On a sweltering hot afternoon along the banks of the dried up Kaske river, the cracking sound of a whip echoes through the thick air. Turmi, a dusty, dry and isolated southern Ethiopian town is home to many of the Hamer tribe and their most important tradition, the Bull Jumping Ceremony.
Hamer women adorned with bells around their legs and semi-traditional clothing dance together in a rhythmic trance. After a morning indulging on sorghum homebrew concoctions, these women are ready to celebrate. To a chorus of deafening bells and screaming horns they congo-line in a circular figure before gathering together jumping and thrusting their heads in time to the beat.
A woman unexpectedly abandons her dancing group. She begins to yell insults and heckles the topless young man before her. The aggression in her tone rises until he lifts the tree branch in his grip and deals a forceful whip to her body.
Blood can be seen seeping from the wound, yet the woman continues hurling abuse at the young man shouting for all to hear that he didn’t whip her hard enough.
This young man is known as a Maza, among many present, he has completed his own Bull Jumping ceremony but is yet to marry, and until the date he continues the role of a ‘whipper’ at other Bull Jumping ceremonies.
The Bull Jumping Ceremony is a rite of passage into manhood for a young Hamer man and there are several stages of the initiation process. Once his family has announced a jump date, he must act as an ukule (donkey) to the elders and assume any task that is asked of him. After successfully jumping, the young man becomes a charkale, accompanying other triumphant jumpers in the calming of the bulls at other ceremonies. After 8 days, the young man becomes a Maza, and remains in this role until a date to wed has been set.
The women dance throughout the ceremony and frequently break circle to chase young Maza’s and endure more whipping. The scars from these whips attest the woman’s loyalty to the young jumper, usually a male relative. In the future, if the woman faces strife, using scars as proof of her devotion, her male relative is obliged to help.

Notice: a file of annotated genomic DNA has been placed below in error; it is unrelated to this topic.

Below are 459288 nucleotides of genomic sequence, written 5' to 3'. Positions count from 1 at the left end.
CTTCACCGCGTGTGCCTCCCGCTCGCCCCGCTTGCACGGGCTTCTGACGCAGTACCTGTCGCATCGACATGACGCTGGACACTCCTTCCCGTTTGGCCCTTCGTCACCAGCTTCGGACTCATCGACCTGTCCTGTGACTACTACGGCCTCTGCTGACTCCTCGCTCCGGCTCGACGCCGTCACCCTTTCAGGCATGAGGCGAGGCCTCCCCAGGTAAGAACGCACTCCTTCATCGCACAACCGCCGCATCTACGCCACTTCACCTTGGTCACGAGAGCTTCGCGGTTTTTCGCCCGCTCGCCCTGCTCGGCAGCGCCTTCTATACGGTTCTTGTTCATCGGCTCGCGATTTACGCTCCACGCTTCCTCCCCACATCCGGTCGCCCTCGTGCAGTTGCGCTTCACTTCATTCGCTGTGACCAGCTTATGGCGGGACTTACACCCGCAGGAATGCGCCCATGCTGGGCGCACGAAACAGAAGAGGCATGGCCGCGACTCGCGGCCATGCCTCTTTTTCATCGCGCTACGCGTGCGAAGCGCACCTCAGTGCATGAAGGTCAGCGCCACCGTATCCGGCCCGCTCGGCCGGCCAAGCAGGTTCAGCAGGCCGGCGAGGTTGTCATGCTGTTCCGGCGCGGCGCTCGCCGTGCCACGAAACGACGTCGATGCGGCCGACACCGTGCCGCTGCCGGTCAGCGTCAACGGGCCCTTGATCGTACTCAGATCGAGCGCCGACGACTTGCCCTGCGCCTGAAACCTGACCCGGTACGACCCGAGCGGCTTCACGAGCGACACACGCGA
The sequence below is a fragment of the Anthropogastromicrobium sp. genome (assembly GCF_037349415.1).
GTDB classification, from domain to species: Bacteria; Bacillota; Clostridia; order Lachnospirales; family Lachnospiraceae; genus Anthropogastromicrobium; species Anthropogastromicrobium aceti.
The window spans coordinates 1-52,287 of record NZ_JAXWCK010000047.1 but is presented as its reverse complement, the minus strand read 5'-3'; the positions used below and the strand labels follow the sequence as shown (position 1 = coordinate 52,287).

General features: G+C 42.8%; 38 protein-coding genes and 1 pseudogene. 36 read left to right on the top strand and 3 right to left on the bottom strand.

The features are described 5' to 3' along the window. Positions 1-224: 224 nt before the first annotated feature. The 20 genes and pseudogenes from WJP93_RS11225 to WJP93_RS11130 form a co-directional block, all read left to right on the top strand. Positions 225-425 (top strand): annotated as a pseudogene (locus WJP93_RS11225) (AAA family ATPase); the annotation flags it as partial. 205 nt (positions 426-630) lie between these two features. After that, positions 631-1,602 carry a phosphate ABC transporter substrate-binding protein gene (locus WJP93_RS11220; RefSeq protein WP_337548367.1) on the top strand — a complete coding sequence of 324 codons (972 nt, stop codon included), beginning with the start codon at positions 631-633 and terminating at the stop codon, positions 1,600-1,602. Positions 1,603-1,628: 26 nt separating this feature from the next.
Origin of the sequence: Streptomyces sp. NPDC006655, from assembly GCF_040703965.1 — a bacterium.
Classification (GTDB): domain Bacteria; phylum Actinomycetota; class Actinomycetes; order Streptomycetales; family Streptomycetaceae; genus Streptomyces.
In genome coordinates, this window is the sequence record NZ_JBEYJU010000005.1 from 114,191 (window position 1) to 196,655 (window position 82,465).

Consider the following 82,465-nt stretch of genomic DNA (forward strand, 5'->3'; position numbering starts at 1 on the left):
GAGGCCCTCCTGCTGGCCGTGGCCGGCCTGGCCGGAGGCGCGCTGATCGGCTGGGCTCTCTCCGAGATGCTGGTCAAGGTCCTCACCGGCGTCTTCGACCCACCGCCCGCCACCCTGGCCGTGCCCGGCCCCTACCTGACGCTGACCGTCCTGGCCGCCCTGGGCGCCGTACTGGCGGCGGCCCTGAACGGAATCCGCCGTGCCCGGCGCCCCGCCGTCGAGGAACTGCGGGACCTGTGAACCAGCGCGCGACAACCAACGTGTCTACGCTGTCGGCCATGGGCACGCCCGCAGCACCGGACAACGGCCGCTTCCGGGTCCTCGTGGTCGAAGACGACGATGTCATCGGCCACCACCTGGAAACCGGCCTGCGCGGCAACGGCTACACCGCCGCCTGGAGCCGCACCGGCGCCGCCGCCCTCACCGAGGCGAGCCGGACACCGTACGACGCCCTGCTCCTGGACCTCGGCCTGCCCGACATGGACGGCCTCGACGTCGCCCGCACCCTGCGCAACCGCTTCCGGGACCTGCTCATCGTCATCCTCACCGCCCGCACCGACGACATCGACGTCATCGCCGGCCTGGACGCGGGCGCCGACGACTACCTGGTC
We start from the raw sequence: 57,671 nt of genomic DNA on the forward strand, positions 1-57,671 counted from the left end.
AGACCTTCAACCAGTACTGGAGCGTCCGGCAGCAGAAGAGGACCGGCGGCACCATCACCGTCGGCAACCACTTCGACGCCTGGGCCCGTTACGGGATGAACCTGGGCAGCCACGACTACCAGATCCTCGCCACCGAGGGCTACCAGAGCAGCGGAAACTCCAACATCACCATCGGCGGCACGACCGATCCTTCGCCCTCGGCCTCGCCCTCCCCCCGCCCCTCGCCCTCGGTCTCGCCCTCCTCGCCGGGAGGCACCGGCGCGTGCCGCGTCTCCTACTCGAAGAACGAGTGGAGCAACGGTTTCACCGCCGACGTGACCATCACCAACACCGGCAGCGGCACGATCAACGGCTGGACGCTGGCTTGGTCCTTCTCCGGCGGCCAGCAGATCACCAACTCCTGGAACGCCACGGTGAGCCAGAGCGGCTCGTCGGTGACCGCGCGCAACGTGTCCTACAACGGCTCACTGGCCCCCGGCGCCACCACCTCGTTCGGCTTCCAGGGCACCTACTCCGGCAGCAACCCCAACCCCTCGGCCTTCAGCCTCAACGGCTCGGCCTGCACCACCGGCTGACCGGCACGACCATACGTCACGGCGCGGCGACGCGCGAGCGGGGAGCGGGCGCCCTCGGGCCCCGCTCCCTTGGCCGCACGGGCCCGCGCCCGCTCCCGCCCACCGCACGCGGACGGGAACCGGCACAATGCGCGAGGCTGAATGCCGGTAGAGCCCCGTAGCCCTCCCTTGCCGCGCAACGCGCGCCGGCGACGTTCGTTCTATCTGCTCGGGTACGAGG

Whilst the ceremony generally remains true to tradition, some aspects have changed. 15 years ago, the existence of money was unknown to the Hamer. In times of modernisation and a stream of curious tourist, the Hamer have become privy to the worth of cash. The Bull Jumping segment of the initiation can be witnessed by any and for a fee, foreigners included. It costs an inflated sum of 500 Birr ($25USD) for an all access pass to the main jumping event.
The tourist presence during the ceremony has mixed reactions among the community. It is common to see locals painting tourist’s faces and encouraging participation in the preparatory activities. Others are not so inviting, lashing out, shouting and violently pushing cameras away. It is common to see Elders and guides having fights about what is off limits for camera happy tourists.
Remotely held Bull Jumping ceremonies may have little or no tourists in attendance, however for events held in the outskirts of town, tourists can easily outnumber locals. Despite the sometimes-large tourist presence, the event is not staged. The bloodshed and scars that prevail are evidence this tradition remains strong.
Whether locals side with farangi (foreigners) or not, in the late afternoon the entire party relocates to a site where the bulls have gathered, all walking together.
The animals are herded into the centre and women continue their dancing and horn blowing circling the herd. The noise agitates the animals, the Charkale trying their best to keep them calm.
The Bull-Jumper nervously appears. He is put in a circle of men where prayers are said, and rituals are undertaken. Standing naked, he is rubbed with sand to cleanse his sins and smeared with cow dung for strength. Donned in only thin bark strips tied across his body to deter evil sprits, he is set to jump over the line of castrated bulls and cows before him.
Traditionally the Charkale would gather 15 – 30 bulls in a line and smear their backs with butter or dung to make them slippery. However 6 – 10 have become the standard line-up.
With bells and horns still sounding, the naked young jumper runs up and hurdles onto the first bull’s back, quickly stepping on the backs of the rest before leaping back to the earth. He must do this 4 times in total, and if he falls he is susceptible to a whipping himself by the women.
When he completes his jumping, cheers, horns and bells fill the air. An animal skin is placed around the neck of the triumphant jumper and a prayer with his peers is said. All quickly disperse back the village for evening festivities and at the grounds all that remains is a pile of used whipping sticks.